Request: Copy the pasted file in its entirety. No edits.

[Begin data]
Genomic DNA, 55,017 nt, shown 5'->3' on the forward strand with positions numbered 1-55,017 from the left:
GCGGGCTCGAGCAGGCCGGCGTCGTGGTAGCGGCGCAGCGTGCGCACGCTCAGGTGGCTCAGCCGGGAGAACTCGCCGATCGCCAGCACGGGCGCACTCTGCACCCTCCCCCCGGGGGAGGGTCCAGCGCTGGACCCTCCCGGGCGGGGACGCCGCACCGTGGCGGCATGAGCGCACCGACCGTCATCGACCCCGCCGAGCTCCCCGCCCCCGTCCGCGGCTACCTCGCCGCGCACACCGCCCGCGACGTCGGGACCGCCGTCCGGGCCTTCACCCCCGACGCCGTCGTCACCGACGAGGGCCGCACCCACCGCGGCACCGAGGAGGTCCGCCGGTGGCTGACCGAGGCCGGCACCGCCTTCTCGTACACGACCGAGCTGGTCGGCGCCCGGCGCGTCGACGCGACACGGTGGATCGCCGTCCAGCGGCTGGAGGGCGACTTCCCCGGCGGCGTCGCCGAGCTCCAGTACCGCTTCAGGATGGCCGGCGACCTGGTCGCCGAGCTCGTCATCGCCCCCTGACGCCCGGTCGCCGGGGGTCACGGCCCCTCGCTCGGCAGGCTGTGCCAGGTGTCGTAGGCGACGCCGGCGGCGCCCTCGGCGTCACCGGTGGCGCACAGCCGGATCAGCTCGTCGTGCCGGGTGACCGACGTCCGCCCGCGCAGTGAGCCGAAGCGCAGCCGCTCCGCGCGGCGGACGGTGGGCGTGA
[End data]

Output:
Genomic DNA, 55,017 nt, shown 5'->3' on the forward strand with positions numbered 1-55,017 from the left:
GCGGGCTCGAGCAGGCCGGCGTCGTGGTAGCGGCGCAGCGTGCGCACGCTCAGGTGGCTCAGCCGGGAGAACTCGCCGATCGCCAGCACGGGCGCACTCTGCACCCTCCCCCCGGGGGAGGGTCCAGCGCTGGACCCTCCCGGGCGGGGACGCCGCACCGTGGCGGCATGAGCGCACCGACCGTCATCGACCCCGCCGAGCTCCCCGCCCCCGTCCGCGGCTACCTCGCCGCGCACACCGCCCGCGACGTCGGGACCGCCGTCCGGGCCTTCACCCCCGACGCCGTCGTCACCGACGAGGGCCGCACCCACCGCGGCACCGAGGAGGTCCGCCGGTGGCTGACCGAGGCCGGCACCGCCTTCTCGTACACGACCGAGCTGGTCGGCGCCCGGCGCGTCGACGCGACACGGTGGATCGCCGTCCAGCGGCTGGAGGGCGACTTCCCCGGCGGCGTCGCCGAGCTCCAGTACCGCTTCAGGATGGCCGGCGACCTGGTCGCCGAGCTCGTCATCGCCCCCTGACGCCCGGTCGCCGGGGGTCACGGCCCCTCGCTCGGCAGGCTGTGCCAGGTGTCGTAGGCGACGCCGGCGGCGCCCTCGGCGTCACCGGTGGCGCACAGCCGGATCAGCTCGTCGTGCCGGGTGACCGACGTCCGCCCGCGCAGTGAGCCGAAGCGCAGCCGCTCCGCGCGGCGGACGGTGGGCGTGA